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New Jersey Ranks 25th in Pay Equity Per NWLC

New Jersey ranks 25th in pay equity compared to the rest of the country according to rankings calculated by the National Women’s Law Center (NWLC). The ranking also revealed New Jersey ranks last in pay equity for Latina women and near the bottom for African-American and white women, while neighbors New York and Pennsylvania fare better in most measures.

“The typical millennial woman in the U.S. can expect to lose $1 million over her lifetime as a result of the gender wage gap, and this amount is even larger for minority women,” said Professor Yana Rodgers, an economist and faculty director of the Rutgers Center for Women and Work. “Much of the disparity results from the ‘mommy tax,’ in which women with caregiving obligations hold lower-paying jobs with more flexibility, or they exit the labor market to care for young children only to return to low-level jobs. Government policies have helped to narrow the gender pay gap over time, but more needs to be done to eliminate the ‘mommy tax,’ open doors to women in non-traditional occupations, and support fathers in taking on caregiving roles.”

Women’s Average Earnings for Every Dollar a White, Non-Hispanic Man Earns
New Jersey New York Pennsylvania
Overall 80 ¢ 88 ¢ 81 ¢
African-American 56 ¢ 65 ¢ 67 ¢
Asian 88 ¢ 83 ¢ 81 ¢
Latina 42 ¢ 56 ¢ 57 ¢
Native American 56 ¢ 62 ¢ 91 ¢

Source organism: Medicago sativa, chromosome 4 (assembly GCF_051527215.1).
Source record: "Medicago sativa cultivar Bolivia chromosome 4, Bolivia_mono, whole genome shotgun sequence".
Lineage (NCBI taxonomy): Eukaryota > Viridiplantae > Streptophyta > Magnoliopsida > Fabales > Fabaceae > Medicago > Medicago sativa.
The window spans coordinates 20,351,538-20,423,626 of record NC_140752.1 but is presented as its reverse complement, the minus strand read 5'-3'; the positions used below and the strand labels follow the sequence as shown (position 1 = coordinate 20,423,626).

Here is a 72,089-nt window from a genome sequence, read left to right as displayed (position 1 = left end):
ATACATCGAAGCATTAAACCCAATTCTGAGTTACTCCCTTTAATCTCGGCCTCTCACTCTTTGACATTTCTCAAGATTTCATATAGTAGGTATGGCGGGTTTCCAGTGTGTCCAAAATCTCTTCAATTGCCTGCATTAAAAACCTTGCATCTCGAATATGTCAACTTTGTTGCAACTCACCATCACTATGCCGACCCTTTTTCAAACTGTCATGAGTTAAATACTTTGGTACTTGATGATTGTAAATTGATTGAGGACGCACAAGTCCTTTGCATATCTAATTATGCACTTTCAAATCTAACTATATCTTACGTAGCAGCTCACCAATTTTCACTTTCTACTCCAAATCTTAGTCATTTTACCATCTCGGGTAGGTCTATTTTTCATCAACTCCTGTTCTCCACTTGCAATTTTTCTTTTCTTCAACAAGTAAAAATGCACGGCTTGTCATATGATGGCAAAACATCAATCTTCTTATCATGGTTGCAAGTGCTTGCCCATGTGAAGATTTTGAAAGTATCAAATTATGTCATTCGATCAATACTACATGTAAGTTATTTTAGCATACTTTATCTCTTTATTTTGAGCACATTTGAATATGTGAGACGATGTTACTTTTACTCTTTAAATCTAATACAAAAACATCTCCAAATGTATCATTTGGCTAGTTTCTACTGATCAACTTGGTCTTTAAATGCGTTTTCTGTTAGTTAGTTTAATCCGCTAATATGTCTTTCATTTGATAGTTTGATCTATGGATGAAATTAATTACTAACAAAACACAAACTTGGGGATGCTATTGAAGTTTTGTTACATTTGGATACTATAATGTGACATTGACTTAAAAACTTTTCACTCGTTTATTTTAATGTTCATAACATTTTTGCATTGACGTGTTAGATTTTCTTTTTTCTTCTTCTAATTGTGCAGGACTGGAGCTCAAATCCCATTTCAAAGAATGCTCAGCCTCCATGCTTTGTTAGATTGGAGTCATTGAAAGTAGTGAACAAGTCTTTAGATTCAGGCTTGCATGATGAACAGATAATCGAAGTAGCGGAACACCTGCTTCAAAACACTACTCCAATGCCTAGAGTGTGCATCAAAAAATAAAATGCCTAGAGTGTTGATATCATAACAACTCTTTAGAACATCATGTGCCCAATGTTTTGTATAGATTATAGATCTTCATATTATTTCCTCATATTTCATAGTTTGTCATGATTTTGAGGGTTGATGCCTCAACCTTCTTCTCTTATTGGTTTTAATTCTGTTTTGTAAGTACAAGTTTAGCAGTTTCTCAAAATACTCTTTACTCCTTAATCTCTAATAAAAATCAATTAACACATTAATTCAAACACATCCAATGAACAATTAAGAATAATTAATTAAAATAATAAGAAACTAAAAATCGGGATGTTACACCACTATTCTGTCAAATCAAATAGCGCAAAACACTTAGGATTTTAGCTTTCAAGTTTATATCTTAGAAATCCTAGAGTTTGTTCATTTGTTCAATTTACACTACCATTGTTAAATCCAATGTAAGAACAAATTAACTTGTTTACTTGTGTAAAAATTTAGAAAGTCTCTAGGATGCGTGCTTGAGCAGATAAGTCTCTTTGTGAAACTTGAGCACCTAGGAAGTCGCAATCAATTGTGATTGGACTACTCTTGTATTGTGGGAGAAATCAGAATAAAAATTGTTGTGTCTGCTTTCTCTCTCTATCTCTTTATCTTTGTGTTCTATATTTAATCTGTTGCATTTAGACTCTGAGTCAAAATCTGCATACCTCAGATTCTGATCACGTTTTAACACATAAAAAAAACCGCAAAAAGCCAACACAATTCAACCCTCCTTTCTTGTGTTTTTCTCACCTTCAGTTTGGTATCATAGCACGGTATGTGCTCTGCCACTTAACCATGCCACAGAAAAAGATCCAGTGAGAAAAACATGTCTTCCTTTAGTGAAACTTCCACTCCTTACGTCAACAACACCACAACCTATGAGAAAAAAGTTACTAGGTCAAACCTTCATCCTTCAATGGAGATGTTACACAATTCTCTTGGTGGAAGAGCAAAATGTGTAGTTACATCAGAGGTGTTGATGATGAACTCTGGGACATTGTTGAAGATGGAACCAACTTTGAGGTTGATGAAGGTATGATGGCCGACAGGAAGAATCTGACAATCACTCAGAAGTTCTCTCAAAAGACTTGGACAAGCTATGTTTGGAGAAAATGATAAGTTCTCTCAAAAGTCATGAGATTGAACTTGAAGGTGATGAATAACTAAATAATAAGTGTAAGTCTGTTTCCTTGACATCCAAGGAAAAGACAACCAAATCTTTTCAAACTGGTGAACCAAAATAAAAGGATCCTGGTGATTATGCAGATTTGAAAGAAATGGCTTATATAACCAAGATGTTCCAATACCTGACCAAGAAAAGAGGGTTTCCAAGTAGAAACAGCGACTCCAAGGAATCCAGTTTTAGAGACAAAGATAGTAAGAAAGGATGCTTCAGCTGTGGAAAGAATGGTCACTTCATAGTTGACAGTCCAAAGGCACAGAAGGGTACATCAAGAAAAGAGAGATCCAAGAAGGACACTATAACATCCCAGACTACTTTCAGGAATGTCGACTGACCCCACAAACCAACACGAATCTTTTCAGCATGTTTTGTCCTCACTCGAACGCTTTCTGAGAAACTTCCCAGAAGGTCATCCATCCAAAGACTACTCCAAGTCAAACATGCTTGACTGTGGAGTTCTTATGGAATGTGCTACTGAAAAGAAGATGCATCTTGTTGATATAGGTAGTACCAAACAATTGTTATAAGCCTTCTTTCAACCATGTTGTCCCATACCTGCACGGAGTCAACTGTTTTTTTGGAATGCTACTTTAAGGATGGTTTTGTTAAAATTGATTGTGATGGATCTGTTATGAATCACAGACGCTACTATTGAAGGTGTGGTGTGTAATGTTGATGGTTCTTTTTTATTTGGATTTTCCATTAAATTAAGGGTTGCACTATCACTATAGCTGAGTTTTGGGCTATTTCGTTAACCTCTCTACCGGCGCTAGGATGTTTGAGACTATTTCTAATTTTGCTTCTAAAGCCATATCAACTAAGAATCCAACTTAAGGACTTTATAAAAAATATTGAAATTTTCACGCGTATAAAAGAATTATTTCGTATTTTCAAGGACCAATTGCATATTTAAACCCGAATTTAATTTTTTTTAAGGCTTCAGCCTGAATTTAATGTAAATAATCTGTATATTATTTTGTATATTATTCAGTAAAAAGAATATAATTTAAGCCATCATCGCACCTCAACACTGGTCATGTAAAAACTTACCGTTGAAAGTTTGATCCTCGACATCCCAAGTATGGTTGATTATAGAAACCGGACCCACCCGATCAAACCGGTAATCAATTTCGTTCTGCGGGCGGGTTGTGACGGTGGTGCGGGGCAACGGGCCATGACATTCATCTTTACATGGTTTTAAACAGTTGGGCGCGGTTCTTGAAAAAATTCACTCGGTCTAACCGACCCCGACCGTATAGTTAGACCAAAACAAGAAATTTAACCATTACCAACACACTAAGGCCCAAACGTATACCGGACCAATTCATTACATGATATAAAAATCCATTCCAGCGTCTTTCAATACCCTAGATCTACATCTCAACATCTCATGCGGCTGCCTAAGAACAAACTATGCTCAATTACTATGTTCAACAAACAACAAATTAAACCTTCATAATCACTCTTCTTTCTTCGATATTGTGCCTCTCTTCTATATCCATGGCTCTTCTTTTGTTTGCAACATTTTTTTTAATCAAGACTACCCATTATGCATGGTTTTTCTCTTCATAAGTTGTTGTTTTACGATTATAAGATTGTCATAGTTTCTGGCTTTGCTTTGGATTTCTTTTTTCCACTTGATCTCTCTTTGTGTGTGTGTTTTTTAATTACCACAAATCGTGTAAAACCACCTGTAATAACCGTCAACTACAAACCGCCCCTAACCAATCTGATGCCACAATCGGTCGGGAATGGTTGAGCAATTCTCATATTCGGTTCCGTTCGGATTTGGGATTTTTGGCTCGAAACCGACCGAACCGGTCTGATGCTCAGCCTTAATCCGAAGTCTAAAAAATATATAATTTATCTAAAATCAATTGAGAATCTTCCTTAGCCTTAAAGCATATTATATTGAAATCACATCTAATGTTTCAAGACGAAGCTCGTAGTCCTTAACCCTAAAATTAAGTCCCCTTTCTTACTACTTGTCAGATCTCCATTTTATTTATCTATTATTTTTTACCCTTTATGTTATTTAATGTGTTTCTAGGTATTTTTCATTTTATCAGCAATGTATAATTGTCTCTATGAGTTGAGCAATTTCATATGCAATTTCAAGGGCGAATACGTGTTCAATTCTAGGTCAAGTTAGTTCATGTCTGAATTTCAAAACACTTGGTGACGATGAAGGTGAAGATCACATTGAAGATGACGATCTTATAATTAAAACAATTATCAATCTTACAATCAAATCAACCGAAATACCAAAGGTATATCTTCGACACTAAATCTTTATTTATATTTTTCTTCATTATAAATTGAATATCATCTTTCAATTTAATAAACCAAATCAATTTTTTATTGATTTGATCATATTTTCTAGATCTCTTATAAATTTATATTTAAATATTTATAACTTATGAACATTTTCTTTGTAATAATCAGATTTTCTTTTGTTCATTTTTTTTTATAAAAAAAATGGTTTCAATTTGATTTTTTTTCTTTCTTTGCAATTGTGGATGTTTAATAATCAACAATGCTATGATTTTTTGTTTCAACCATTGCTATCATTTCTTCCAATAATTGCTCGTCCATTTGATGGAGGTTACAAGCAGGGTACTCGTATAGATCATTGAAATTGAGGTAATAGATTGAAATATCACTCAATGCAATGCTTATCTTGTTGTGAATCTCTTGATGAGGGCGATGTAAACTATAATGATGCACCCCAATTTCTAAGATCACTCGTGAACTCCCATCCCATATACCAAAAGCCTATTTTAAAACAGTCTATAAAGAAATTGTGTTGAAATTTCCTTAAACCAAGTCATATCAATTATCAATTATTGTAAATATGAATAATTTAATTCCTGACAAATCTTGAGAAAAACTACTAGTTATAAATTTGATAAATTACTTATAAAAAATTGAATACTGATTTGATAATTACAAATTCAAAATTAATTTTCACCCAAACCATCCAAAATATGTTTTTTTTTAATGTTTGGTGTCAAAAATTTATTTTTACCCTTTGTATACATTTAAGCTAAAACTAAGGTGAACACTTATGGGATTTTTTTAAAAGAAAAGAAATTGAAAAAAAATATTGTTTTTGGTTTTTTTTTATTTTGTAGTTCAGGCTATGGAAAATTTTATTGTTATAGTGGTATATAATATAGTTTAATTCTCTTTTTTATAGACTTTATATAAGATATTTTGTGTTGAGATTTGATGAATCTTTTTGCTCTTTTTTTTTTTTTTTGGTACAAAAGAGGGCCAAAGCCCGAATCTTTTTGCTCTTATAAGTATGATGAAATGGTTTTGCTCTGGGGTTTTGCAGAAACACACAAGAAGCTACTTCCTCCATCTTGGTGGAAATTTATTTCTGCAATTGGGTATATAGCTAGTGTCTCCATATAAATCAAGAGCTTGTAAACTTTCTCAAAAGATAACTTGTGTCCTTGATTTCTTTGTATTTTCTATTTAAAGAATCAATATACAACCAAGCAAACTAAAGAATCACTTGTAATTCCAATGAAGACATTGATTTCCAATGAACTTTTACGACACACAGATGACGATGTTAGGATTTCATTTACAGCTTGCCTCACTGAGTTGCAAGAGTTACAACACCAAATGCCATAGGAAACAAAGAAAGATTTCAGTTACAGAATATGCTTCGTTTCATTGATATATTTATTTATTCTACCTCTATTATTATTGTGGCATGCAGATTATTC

White, Non-Hispanic 74 ¢ 81 ¢ 78 ¢

New York ranks third overall in pay equity, while Pennsylvania and New Jersey are in the middle of the pack. The Garden State has yo-yoed from 22nd on Equal Pay Day 2012, to 17th in 2017, to 25th this year.

How We Rank on Pay Equity vs. All 50 States and Puerto Rico
New Jersey New York Pennsylvania
Overall 25th 3rd 24th
African-American 42nd 13th 6th
Asian 6th 14th 18th
Latina 51st 18th 17th
Native American 36th 20th 28th
White, Non-Hispanic 42nd 6th 25th

“It’s a tale of two states for some women,” said Elaine Zundl, research director of the Rutgers Center for Women and Work. “While many Asian women work in higher-paying industries such as technology and scientific research, Latina women are disproportionately concentrated in low-wage work in the retail and food service sectors. However, it is important to remember, despite their higher levels of education and achievement, Asian women in New Jersey still make 12 percent less than their male counterparts.”

On April 24, 2018, Gov. Phil Murphy signed the Diane B. Allen Equal Pay Act to give New Jersey the strongest pay equity statute in the U.S. The law enables courts to award triple damages when an employer is found guilty of pay discrimination; protects employees who inquire about what their co-workers earn; and requires state contractors to send pay equity data to the state.

However, the law does not address other sources of pay inequity such as women’s role as mothers and the underrepresentation of women in certain, higher-paying occupations. The Rutgers Center for Women and Work offers four policy recommendations to close the gap in New Jersey and across the country:

  • Boost funding for child care subsidies to enable more women of young children to return to work
  • Invest in strategies that encourage both women and men to participate in caregiving through programs like New Jersey’s Family Leave Insurance (FLI), which allows workers to take paid time-off to bond with a newborn or newly-adopted child or care for a sick family member
  • Increase access and training for women to enter non-traditional fields such as engineering, technology, and construction
  • Create bridge programs for women to transition from low-wage work to high-growth, high-paying careers

Equal Pay Day is the symbolic date on which women’s earnings nationwide finally catch up to men’s earnings from the previous year. In 2019, it is April 2.

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